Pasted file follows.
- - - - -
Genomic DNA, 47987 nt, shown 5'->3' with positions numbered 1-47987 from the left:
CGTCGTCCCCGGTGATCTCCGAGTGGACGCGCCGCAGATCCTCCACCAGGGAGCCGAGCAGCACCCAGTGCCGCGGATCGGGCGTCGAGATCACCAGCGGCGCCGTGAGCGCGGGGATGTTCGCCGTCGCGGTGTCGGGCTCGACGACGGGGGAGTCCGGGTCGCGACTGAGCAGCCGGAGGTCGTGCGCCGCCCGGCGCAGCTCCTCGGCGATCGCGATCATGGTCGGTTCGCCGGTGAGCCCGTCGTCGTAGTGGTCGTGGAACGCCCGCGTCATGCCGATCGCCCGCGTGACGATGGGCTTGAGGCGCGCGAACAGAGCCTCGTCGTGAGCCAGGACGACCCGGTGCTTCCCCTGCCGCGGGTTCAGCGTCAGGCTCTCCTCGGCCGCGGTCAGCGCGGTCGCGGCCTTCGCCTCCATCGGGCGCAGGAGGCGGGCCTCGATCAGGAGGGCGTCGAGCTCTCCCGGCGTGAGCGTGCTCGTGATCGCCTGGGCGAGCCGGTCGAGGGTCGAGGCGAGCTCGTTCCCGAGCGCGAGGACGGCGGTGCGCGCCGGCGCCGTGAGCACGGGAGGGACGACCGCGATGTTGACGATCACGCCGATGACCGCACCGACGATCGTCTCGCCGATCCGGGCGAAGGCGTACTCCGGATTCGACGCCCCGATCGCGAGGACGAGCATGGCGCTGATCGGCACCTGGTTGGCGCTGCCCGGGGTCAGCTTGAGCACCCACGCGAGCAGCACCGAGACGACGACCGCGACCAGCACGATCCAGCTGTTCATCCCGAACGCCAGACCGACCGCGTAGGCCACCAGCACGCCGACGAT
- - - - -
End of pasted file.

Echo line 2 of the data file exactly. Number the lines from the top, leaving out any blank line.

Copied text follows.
CGTCGTCCCCGGTGATCTCCGAGTGGACGCGCCGCAGATCCTCCACCAGGGAGCCGAGCAGCACCCAGTGCCGCGGATCGGGCGTCGAGATCACCAGCGGCGCCGTGAGCGCGGGGATGTTCGCCGTCGCGGTGTCGGGCTCGACGACGGGGGAGTCCGGGTCGCGACTGAGCAGCCGGAGGTCGTGCGCCGCCCGGCGCAGCTCCTCGGCGATCGCGATCATGGTCGGTTCGCCGGTGAGCCCGTCGTCGTAGTGGTCGTGGAACGCCCGCGTCATGCCGATCGCCCGCGTGACGATGGGCTTGAGGCGCGCGAACAGAGCCTCGTCGTGAGCCAGGACGACCCGGTGCTTCCCCTGCCGCGGGTTCAGCGTCAGGCTCTCCTCGGCCGCGGTCAGCGCGGTCGCGGCCTTCGCCTCCATCGGGCGCAGGAGGCGGGCCTCGATCAGGAGGGCGTCGAGCTCTCCCGGCGTGAGCGTGCTCGTGATCGCCTGGGCGAGCCGGTCGAGGGTCGAGGCGAGCTCGTTCCCGAGCGCGAGGACGGCGGTGCGCGCCGGCGCCGTGAGCACGGGAGGGACGACCGCGATGTTGACGATCACGCCGATGACCGCACCGACGATCGTCTCGCCGATCCGGGCGAAGGCGTACTCCGGATTCGACGCCCCGATCGCGAGGACGAGCATGGCGCTGATCGGCACCTGGTTGGCGCTGCCCGGGGTCAGCTTGAGCACCCACGCGAGCAGCACCGAGACGACGACCGCGACCAGCACGATCCAGCTGTTCATCCCGAACGCCAGACCGACCGCGTAGGCCACCAGCACGCCGACGAT